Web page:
Sri Govinda Devji (GD), a family deity of Amber''s Kachavaha dynasty, now resides in Jaipur (Rajasthan), along with his consort Radha -- in a temple that forms part of the precincts of Jaipur''s City Palace. GD''s image, however, was first installed by Rup Goswami: one of the six disciples of Caitanya (AD 1486-1533), in a temple located at the centre of Vrindaban: the Yogapitha, where the image is said to have manifested itself. In 1590, Raja Mansingh built a great temple consecrated to the deity. And GD became not only a symbol of Mansingh''s power, but also a focus of political interaction between the Mughal Emperor and the Kachavahas and, hence, an object of imperial and royal patronage. Towards the close of the 17th century, Govinda Devji and Radha, accompanied by Vrindaban''s tutelary goddess: Vrindadevi, were taken to Amber territory to protect them the onslaughts of the iconoclasts. A little later, these deities moved to Jaipur, the new capital of Kachavahas.
The documents, included in this volume, deal with Kachavaha grants and the affairs of the custodians of the Govinddevji temple: from the middle of the 17th century to the 1950s. Professor Horstmann interprets these official papers afresh to not only trace the centuries-long history of grants, but to show how these documents implicity establish an aspect of relationship between the Kachavaha dynasty of Eastern Rajasthan (Amber/Jaipur) and the Gaudiya sect of Vaisnavism -- and even beyond that between the modern state of Rajasthan and the specific religious sect. Unveiling, thus, a facet of the politico-religious history of the Vraj region and Rajasthan, Professor Horstmann also tries to examine the administrative and diplomatic usage of the Kachavaha chancery -- largely on the basis of the Persian documents.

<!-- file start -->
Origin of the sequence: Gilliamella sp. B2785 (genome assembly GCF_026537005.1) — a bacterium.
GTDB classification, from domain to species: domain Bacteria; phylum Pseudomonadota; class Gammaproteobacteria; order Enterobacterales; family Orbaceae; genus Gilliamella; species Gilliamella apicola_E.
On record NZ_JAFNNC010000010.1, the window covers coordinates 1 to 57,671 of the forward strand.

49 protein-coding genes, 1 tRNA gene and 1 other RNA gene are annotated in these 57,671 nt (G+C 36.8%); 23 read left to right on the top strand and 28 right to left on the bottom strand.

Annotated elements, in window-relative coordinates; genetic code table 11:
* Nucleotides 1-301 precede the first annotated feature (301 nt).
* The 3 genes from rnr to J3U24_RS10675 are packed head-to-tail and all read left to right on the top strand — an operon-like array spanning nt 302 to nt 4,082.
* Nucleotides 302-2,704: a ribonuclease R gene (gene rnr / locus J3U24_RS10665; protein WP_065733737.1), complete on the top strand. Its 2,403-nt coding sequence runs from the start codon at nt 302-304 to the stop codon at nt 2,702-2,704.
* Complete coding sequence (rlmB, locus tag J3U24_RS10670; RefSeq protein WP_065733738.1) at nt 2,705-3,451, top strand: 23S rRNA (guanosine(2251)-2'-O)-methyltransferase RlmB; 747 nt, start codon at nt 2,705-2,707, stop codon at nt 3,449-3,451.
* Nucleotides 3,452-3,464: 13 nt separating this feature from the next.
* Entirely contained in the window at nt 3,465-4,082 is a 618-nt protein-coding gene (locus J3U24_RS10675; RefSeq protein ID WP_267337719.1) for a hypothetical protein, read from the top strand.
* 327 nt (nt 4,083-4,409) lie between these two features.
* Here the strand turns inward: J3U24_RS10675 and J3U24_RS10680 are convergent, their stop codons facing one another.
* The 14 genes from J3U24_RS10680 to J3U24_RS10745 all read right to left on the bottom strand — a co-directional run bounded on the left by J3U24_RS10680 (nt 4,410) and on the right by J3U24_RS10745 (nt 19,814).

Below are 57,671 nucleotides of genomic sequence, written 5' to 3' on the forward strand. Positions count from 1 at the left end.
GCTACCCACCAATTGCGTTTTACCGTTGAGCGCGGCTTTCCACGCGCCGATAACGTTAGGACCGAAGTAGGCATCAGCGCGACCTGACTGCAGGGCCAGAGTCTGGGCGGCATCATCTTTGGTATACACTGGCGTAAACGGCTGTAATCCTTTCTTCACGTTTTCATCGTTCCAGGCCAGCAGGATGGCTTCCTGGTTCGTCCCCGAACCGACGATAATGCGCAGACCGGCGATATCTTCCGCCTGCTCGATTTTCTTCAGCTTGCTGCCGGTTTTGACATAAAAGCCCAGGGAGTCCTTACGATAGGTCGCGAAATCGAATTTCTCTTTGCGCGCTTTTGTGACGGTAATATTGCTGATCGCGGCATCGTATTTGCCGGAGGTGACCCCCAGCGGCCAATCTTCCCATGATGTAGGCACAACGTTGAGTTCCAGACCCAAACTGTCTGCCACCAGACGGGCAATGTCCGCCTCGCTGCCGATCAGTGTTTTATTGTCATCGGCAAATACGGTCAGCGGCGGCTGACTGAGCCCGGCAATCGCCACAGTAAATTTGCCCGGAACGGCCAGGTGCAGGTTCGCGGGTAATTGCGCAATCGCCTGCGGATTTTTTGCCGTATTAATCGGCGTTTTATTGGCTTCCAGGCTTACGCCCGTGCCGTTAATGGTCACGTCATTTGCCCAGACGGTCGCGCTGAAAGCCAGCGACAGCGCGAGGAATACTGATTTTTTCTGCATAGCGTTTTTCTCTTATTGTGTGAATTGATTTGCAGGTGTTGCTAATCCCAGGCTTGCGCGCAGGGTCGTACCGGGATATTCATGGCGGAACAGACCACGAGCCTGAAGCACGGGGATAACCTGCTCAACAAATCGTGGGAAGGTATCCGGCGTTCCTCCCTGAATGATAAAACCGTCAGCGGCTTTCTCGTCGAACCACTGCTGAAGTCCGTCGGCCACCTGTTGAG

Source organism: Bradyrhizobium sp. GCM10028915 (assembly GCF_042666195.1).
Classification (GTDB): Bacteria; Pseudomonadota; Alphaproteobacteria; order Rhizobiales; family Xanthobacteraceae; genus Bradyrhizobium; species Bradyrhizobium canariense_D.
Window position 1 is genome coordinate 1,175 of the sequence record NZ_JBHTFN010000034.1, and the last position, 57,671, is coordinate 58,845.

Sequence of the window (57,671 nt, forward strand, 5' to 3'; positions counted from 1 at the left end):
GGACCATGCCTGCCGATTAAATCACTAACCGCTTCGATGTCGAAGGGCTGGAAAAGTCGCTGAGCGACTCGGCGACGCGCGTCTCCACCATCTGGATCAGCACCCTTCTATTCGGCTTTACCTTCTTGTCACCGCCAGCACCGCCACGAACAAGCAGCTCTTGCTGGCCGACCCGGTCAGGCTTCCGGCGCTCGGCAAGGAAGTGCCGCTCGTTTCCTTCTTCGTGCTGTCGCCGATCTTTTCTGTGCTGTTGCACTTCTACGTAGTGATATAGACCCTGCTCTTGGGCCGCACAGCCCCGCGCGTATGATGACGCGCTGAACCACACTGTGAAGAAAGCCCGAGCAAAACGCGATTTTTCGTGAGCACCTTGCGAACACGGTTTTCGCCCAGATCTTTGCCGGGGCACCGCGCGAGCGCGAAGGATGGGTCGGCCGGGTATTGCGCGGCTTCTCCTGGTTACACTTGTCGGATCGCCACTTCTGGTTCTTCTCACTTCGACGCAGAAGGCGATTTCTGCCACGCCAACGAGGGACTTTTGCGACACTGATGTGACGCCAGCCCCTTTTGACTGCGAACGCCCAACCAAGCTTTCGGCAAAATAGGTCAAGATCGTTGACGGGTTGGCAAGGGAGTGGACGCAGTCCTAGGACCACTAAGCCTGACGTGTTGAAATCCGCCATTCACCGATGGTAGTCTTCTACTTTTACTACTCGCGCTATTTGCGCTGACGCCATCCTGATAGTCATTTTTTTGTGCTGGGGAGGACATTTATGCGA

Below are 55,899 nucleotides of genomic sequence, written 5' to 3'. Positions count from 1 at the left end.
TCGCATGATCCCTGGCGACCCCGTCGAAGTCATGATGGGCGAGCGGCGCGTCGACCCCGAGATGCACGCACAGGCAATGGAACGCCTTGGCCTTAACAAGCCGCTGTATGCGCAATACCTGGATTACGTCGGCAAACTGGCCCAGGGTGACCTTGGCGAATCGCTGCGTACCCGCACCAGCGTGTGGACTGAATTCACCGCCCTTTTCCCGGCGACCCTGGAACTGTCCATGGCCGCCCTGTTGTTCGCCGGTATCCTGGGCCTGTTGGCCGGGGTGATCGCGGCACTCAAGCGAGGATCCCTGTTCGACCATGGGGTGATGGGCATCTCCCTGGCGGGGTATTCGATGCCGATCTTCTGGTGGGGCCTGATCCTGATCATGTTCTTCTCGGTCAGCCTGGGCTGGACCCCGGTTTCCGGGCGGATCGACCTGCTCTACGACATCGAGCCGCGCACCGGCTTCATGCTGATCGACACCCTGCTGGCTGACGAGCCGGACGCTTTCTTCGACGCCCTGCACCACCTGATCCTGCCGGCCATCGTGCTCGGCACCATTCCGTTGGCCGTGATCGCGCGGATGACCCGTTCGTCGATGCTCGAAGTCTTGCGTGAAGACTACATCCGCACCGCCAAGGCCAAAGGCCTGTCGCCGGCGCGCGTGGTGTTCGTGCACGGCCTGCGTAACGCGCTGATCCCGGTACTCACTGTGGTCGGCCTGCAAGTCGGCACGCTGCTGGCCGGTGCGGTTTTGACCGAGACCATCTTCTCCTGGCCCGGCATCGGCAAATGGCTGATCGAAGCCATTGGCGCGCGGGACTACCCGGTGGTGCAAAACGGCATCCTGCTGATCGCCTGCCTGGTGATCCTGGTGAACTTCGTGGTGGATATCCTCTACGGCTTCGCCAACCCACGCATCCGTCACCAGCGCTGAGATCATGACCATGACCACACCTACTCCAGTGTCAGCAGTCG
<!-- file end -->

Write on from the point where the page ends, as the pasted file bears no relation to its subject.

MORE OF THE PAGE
Monika Horstmann is Professor of Modern Asian Studies at the South Asia Institute, University of Heidelberg.
Introduction -- The Documents: Diplomatic and Administrative Aspects -- Calendar of Documents -- Texts and Translations.